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Where Are They Now?: Roberto Hernandez



Not in his wildest imagination as an 18-year-old high school dropout could Roberto Hernandez have envisioned a 17-year major league career that included 1,010 appearances.

“I would have still pictured myself bagging groceries and stocking shelves,” Hernandez said from his home in Gulfport, Fla., where he and his wife Ivonne enjoy retirement as they assist in the rearing of their lone grandchild.

Hernandez was a junior at Chelsea Vocational School on Manhattan’s Upper West Side when his mother’s illness rendered her unable to work as a home attendant. His father’s income as a tailor could not cover family expenses.

So, Hernandez and his brother Julio, a senior at the time, dropped out of school. They began working at Parkview Super Market across the street from their home at the corner of 87th and Columbus.

“We had to make ends meet,” Hernandez said.

Hernandez also had the great fortune to work during the summer months for the DOME project, which provides programs to children to keep them active and off the streets. Program supervisors convinced Hernandez to return to school and landed him a scholarship to the New Hampton School in New Hampshire.

Thus began a circuitous route through amateur baseball, first as a catcher, then as a top pitching prospect. He earned starting catching duties in 1985 as a freshman at Connecticut, all the while believing he had a future as a pitcher.

Finally, while playing in the collegiate summer Valley League, Hernandez got his chance on the mound. His coach Larry Carr liked what he saw of Hernandez and called Gary Gilmore, who had played under Carr at Coastal Carolina and was the pitching coach at South Carolina-Aiken.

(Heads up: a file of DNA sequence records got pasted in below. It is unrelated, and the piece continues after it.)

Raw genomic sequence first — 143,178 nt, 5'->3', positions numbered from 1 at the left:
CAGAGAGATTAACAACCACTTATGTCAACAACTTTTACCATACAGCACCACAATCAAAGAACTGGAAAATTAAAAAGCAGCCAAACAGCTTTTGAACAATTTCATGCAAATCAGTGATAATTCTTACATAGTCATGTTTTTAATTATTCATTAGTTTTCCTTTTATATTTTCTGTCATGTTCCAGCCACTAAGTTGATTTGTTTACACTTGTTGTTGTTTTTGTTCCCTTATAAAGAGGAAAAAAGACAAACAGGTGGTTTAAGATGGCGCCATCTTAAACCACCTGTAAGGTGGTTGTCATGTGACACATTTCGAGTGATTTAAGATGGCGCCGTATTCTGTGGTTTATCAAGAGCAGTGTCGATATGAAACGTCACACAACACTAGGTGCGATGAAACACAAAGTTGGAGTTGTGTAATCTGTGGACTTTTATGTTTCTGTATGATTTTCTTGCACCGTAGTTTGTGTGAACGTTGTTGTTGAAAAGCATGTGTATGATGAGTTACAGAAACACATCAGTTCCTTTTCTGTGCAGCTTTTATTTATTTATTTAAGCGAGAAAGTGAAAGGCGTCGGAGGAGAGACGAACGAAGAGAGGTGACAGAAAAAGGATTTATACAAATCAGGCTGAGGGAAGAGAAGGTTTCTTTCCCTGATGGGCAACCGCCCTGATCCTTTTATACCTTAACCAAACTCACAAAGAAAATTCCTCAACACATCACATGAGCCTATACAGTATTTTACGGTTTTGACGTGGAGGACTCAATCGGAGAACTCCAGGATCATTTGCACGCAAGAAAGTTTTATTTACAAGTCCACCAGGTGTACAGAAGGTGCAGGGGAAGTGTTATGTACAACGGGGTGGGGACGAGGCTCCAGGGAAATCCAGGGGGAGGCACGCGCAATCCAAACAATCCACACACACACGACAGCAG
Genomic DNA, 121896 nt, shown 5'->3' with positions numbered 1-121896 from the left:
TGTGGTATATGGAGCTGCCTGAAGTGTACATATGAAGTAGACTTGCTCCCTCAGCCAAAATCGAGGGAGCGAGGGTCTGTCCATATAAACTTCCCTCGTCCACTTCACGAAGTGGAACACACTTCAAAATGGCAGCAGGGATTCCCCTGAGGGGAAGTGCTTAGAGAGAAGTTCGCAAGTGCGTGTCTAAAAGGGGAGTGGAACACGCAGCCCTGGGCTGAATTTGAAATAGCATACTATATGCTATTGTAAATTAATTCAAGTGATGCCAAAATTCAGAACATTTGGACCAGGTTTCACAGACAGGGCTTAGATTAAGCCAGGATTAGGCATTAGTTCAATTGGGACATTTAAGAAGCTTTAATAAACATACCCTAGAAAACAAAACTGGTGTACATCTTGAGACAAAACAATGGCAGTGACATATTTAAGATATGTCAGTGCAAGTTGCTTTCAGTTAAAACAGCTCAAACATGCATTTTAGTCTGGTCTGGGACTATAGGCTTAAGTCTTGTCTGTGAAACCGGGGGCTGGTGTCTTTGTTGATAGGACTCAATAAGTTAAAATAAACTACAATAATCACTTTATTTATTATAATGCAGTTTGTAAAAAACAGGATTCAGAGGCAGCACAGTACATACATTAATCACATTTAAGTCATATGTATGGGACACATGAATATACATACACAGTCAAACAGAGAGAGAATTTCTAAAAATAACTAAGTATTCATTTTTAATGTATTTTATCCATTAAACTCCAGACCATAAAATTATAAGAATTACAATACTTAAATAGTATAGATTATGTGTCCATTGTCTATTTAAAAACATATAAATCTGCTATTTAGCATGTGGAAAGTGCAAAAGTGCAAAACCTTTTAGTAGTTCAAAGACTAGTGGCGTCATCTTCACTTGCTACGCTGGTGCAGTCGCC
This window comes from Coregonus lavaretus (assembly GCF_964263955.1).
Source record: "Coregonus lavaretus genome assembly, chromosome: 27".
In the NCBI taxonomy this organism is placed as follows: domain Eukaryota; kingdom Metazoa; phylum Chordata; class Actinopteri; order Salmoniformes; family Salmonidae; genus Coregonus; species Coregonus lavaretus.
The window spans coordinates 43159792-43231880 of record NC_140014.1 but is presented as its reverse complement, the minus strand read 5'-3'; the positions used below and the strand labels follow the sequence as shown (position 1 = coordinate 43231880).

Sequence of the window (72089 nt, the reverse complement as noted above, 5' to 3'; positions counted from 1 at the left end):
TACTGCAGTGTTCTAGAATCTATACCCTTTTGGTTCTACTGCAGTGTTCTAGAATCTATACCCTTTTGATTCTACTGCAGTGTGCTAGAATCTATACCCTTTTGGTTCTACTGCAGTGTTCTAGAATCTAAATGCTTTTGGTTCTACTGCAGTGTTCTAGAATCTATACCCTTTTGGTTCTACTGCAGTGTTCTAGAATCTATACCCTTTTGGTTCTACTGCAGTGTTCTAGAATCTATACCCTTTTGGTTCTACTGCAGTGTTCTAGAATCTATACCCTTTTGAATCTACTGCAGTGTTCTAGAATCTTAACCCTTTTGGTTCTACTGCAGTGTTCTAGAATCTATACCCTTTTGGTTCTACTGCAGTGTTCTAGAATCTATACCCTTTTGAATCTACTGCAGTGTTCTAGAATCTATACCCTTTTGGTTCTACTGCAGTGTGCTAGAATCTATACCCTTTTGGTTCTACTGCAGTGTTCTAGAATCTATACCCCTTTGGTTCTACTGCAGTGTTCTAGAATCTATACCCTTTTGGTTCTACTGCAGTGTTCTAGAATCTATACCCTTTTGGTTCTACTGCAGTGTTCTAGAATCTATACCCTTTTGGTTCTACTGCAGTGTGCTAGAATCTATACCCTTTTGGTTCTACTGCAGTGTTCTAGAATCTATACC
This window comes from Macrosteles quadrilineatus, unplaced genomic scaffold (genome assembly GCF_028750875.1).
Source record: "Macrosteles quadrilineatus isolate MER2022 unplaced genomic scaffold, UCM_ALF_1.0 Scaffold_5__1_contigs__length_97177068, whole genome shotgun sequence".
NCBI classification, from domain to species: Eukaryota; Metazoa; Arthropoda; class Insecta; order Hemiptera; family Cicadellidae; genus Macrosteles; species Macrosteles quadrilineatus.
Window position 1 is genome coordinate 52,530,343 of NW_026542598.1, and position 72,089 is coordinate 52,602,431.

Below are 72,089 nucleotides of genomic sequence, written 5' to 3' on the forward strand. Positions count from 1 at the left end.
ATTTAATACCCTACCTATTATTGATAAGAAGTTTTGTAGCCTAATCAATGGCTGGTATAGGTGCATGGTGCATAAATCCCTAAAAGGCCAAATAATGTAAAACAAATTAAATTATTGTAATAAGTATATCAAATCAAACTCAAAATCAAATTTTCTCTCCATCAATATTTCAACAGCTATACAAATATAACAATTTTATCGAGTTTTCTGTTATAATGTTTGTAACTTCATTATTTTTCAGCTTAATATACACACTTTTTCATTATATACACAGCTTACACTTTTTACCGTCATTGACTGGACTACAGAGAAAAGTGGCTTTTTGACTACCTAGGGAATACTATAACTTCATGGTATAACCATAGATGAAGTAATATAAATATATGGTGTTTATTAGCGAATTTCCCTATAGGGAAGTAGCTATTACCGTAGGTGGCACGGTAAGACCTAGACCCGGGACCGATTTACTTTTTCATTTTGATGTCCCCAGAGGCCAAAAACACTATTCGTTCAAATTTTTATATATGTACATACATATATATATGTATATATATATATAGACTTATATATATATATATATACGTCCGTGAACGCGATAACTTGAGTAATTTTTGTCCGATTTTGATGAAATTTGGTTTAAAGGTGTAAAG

“If you don’t give this guy a full scholarship (as a pitcher), you’re going to regret this,” Hernandez recalled Carr telling Gilmore.

Gilmore signed Hernandez sight unseen. Hernandez headed into equally unchartered waters of backwoods South Carolina. Word quickly spread and scouts began to gather as Hernandez showed off the most powerful arm in the 1986 draft.

The Angels drafted Hernandez with the 16th overall pick. Five years later he was off on a career that included stops with 10 teams that concluded in 2007 with a 3.45 ERA and 326 saves that ranks 18th all time. He had a career-high 43 saves with the Rays in 1999, one of his two all-star seasons.

Fate was on Hernandez’s side in August 1989 when the Angels traded him to the White Sox and he fell under the wing of closer Bobby Thigpen.

“He taught me how to be a reliever and how to be a back-end reliever,” Hernandez said of Thigpen. “A person grooming somebody else to take his spot is unheard of, but he did it.”

Hernandez recently reflected on his major league career shortly upon his return to Florida following his annual trip to the Dominican Republic. That is where he used $20,000 of his $90,000 signing bonus out of college to purchase land and build a home for his parents.

Nick Madrigal Danielshirleygetty

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